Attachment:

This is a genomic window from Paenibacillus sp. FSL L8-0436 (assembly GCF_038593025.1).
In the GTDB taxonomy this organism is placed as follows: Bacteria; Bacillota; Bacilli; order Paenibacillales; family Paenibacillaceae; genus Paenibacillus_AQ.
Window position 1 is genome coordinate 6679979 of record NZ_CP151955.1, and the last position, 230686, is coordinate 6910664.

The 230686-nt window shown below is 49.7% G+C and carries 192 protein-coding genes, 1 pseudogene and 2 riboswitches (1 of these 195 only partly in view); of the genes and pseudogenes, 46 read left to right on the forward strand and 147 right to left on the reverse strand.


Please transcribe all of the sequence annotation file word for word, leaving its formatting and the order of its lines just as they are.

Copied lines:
This is a genomic window from Paenibacillus sp. FSL L8-0436 (assembly GCF_038593025.1).
In the GTDB taxonomy this organism is placed as follows: Bacteria; Bacillota; Bacilli; order Paenibacillales; family Paenibacillaceae; genus Paenibacillus_AQ.
Window position 1 is genome coordinate 6679979 of record NZ_CP151955.1, and the last position, 230686, is coordinate 6910664.

The 230686-nt window shown below is 49.7% G+C and carries 192 protein-coding genes, 1 pseudogene and 2 riboswitches (1 of these 195 only partly in view); of the genes and pseudogenes, 46 read left to right on the forward strand and 147 right to left on the reverse strand.